Cuban refinery cuts production in half because of drop in Venezuelan oil
BY NORA GÁMEZ TORRES AND MARIO J. PENTÓN
The oil crisis in Venezuela has struck at the center of Cuba.
The drop in Venezuelan oil deliveries to the island has led to a major
cut in production at a refinery in Cienfuegos managed by the two
countries, a Cuban Communist Party official has confirmed.
Lidia Esther Brunet, the party’s chief for Cienfuegos province in
central Cuba, said production this year at the Camilo Cienfuegos
refinery — built during the Soviet era — has been cut by half. And plans
to build an adjoining petrochemical complex with Venezuelan investments
have been put on hold, she added.
“The arrival of crude to be processed in our refinery has in fact been
limited,” Brunet was quoted as saying by China’s Xinhua news agency.
“This year it will not meet the established target, which it did every
year since …  and the reasons are known — the issue of contract,
the issue of Venezuela and other issues.”
Brunet said the refinery would process about 9.43 million barrels this
year, barely 53 percent of its target.
The cut in production could mean the loss of jobs for hundreds of
employees in a province with little else to offer in an already
“Right now it is not processing Venezuelan crude. The deliveries dropped
substantially since last year,” said one refinery employee who asked for
anonymity to speak frankly about the problem.
Another employee told el Nuevo Herald that the refinery has been
processing crude from Algeria. “The situation is not stable. We started
up again Sunday, but sometimes you stop and start again. We’re all
afraid that in the end we will wind up without a job. That would be a
tremendous blow,” the employee said.
Luis Morillo, general director of the Cuba operations for PDVSA,
Venezuela’s state oil monopoly, announced in July that the refinery
would be partially closed “for maintenance” for periods totaling three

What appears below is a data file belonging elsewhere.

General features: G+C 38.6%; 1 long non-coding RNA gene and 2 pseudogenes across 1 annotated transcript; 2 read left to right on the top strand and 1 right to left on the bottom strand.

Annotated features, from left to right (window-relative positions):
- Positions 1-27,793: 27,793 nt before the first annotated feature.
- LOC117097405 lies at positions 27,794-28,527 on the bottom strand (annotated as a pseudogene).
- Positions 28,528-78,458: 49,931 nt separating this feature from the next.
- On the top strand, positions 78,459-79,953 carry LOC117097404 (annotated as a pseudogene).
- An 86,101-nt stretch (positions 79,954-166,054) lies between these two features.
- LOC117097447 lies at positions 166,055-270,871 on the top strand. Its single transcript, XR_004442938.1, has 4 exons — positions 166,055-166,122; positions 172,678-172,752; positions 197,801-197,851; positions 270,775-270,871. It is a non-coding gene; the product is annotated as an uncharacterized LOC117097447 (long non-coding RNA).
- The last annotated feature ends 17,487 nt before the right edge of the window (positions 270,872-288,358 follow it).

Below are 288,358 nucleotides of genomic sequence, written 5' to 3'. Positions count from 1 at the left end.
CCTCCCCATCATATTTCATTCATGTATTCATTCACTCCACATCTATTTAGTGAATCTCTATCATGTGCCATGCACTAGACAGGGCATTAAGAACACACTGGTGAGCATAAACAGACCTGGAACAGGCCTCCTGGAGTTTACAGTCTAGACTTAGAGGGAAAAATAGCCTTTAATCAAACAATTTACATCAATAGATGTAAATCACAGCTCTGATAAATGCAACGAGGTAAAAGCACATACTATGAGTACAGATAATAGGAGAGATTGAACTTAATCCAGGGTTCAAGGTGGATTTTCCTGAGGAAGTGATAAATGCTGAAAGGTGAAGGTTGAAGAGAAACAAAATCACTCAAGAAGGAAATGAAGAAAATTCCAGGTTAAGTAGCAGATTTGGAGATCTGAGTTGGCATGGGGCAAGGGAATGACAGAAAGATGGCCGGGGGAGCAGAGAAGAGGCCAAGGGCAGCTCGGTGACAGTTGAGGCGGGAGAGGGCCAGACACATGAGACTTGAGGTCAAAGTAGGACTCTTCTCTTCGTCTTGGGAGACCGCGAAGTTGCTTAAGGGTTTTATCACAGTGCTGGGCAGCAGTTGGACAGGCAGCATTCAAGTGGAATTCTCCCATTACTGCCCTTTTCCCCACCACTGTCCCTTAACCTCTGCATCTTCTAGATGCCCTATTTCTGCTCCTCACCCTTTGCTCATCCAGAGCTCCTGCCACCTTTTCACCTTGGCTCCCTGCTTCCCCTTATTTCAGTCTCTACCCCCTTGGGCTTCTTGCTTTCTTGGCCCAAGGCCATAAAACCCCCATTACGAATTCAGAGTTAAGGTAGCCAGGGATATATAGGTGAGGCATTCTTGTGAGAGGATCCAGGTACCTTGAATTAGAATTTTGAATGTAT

months over the remainder of the year.
“The statements confirm what was already announced. Cienfuegos is not
operating, but not because of technical problems. Rather, Venezuela does
not have enough medium crude to send to the Cuban refinery,” said Jorge
Piñón, interim director of the Center for International Energy and
Environmental Policy at the University of Texas at Austin. “It’s not so
much Cienfuegos. It’s Venezuela.”
Piñón, who has been monitoring the movement of oil tankers in the
Caribbean area, said that the announcment also confirms the reduction of
Venezuela supplies to the refinery. “There’s been almost no traffic to
Cienfuegos in the last three or four months,” he said.
The refinery’s expansion plans included increasing its processing
capacity to 150,000 barrels per day, the construction of a plant for
olefins and aromatics, an expansion of its storage capacity and the
reactivation of a pipeline from Cienfuegos on Cuba’s southern coast to
Matanzas on the northern coast.
“The word among refinery executives is that the joint venture
[Cuvenpetrol S.A.] could be closed because of the economic situation in
Venezuela, and Cuba would then wait for another country to take on the
49 percent investment,” said one of the refinery employees.
“The big problem is that the refinery has never been profitable because
that would have required a series of investments … that were never
made,” added the employee. “There’s been no staff reduction so far, but
it’s on the way.”
More than 500 people currently work at the refinery. Official figures in
2010 stated the refinery employed 780 people.
The drop in Venezuelan oil deliveries has not been felt more strongly in
Cuba because Havana has imported oil from other sources, which is
largely arriving at the port of Matanzas, Piñón said.
Cuban Foreign Trade Minister Rodrigo Malmierca on Monday acknowledged
that the island’s economy, hammered by the Venezuelan crisis, would not
achieve the government’s prediction of 1 percent growth in Gross
Domestic Product this year.
Over the summer, the government announced cuts in electricity and fuel
supplies, primarily at state enterprises. The central government
assigned tight quotas to each enterprise and warned that if they went
over, they would be forced to shut down and send employees home “on
Part of the fuel supplied to state enterprises regularly winds up on the
black market, sold to private vehicle owners. The prices of private
transportation such as taxis and trucks have risen since the new quotas
Cuban ruler Raúl Castro acknowledged the drop in Venezuela’s oil
supplies during a speech in July but gave no details. Piñón has
estimated it at 25 percent, and the Reuters news agency, quoting
internal PDVSA data, put the drop during the first half of 2016 at 40
The mutual cooperation agreement between Venezuela and Cuba to exchange
oil for medical services was signed 16 years ago.
The Cuban government has not reported its domestic oil production or
refinery statistics for 2015.
Source: The oil crisis in Venezuela has struck at the center of Cuba |
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